Yorkshire director of cricket Martyn Moxon said there was an “absolute will” among England’s county teams to safeguard the domestic game amid fears over encroachment by the Indian Premier League and other franchise Twenty20 competitions.
Of England’s 18 first-class counties, only Essex were unable to send a representative to a meeting of directors of cricket and coaches at Edgbaston on Tuesday.
The new season in the first-class County Championship, the four-day format that is the bedrock of the English professional game, starts on Friday.
Yorkshire are one of several counties whose plans have been disrupted by late call-ups to the lucrative IPL, with England duo Liam Plunkett and David Willey now both on their way to India.
Meanwhile the England and Wales Cricket Board (ECB) come under fire recently for compensating some Test-match grounds in the years they are not staging such matches, raising fears of a split between those eight counties and the other 10 less well-off teams.
But former Yorkshire and England batsman Moxon was keen to present a united front after Tuesday’s meeting.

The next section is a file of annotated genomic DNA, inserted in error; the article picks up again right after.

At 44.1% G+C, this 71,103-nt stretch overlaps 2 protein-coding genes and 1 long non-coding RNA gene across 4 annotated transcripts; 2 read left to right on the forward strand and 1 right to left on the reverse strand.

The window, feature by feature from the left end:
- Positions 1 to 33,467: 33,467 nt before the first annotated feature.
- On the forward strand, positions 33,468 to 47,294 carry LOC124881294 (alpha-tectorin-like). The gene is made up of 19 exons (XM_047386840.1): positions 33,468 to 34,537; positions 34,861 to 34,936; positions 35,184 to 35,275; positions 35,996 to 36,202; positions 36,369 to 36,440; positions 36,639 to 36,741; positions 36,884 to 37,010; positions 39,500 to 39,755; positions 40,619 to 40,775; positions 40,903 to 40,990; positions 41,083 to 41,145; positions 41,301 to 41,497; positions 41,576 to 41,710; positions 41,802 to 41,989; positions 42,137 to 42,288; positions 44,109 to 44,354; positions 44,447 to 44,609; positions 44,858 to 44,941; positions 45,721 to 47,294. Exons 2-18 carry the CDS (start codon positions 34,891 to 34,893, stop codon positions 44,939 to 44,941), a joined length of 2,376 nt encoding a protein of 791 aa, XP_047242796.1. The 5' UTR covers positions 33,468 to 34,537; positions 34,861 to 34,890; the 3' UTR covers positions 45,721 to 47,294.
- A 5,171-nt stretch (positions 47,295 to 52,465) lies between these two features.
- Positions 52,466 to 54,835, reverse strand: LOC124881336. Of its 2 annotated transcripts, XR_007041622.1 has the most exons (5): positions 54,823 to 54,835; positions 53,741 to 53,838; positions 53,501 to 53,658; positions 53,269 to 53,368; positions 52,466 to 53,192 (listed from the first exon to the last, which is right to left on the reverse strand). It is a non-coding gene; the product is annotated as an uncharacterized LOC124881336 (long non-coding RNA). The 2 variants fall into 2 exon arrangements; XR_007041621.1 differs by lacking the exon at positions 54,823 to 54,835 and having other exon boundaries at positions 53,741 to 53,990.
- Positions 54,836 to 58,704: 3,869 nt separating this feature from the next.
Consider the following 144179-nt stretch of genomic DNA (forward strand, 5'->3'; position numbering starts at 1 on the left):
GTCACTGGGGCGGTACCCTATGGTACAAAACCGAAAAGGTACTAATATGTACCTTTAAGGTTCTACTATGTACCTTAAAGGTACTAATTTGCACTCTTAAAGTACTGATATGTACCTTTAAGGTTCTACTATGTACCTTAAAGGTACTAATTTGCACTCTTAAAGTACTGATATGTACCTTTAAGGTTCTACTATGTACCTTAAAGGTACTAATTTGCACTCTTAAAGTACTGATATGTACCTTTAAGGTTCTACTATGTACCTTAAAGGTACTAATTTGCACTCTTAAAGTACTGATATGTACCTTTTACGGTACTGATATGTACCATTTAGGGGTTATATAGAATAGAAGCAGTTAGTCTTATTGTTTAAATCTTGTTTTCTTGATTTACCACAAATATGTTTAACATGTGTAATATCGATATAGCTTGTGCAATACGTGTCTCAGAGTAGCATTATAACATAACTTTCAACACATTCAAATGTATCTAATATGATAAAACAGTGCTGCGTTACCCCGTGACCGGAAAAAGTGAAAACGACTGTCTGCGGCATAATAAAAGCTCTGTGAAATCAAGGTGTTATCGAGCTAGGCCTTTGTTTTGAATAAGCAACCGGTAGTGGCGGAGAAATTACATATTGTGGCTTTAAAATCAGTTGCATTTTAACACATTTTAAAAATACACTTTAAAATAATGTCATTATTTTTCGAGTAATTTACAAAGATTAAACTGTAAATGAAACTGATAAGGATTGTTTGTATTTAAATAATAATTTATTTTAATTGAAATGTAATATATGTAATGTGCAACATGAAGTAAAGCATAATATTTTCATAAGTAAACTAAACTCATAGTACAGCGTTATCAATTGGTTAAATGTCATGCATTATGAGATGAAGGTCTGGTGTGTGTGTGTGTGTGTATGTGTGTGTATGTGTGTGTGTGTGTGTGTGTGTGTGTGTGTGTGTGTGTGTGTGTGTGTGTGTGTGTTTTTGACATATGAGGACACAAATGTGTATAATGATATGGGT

“It was really good and because of the sensitivity of all the issues, we won’t make any public statements until we feed back to our chief executives and the ECB about what we’ve come up with,” he told Britain’s Press Association news agency.
“Everyone present stressed that what we discussed was for the good of the game as a whole. It was about how do we protect it, how do we make it better so that people want to play and watch it. It was about the game as a whole and not about localised agendas.
"The topics discussed were County Championship laws and County Championship cricket. Everyone present felt that it was still important that all 18 counties must be protected within that framework.”
Moxon added: “We looked at Twenty20 tournaments around the world and the impact they have on the counties and players – the IPL and the new (English) T20 competition for 2020.
"The ECB were aware of the meeting. They’re very keen to get our views, so we’ll feed it back to them and then we’ll decide how we take it forward from there.
"Everybody knows the game is at an important stage. Important decisions have to be made over the next year or so, but at the meeting there was an absolute will to make sure we get those decisions right for the benefit of the game.”